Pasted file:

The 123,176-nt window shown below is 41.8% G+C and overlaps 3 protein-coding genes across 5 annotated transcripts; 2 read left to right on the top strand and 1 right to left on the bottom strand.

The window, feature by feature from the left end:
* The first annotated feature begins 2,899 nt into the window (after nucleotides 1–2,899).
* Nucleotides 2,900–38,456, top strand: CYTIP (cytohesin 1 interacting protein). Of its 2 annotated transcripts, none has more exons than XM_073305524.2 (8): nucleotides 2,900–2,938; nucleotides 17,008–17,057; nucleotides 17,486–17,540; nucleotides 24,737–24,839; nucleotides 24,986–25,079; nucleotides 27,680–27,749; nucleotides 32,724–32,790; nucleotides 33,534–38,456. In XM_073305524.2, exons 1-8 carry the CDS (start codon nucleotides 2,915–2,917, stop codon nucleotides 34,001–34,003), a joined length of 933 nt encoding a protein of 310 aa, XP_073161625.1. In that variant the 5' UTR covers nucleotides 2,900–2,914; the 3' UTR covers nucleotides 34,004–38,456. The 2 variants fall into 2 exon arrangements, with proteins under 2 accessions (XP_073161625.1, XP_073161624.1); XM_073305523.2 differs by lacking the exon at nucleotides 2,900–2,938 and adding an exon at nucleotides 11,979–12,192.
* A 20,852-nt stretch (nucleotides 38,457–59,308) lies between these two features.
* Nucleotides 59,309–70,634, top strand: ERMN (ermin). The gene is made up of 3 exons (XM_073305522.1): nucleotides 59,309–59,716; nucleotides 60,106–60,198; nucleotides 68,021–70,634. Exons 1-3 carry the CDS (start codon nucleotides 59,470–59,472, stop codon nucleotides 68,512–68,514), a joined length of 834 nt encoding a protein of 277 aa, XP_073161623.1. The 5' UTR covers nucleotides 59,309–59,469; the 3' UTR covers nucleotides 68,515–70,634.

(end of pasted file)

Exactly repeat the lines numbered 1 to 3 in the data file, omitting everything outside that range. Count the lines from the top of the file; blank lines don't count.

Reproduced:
The 123,176-nt window shown below is 41.8% G+C and overlaps 3 protein-coding genes across 5 annotated transcripts; 2 read left to right on the top strand and 1 right to left on the bottom strand.

The window, feature by feature from the left end:
* The first annotated feature begins 2,899 nt into the window (after nucleotides 1–2,899).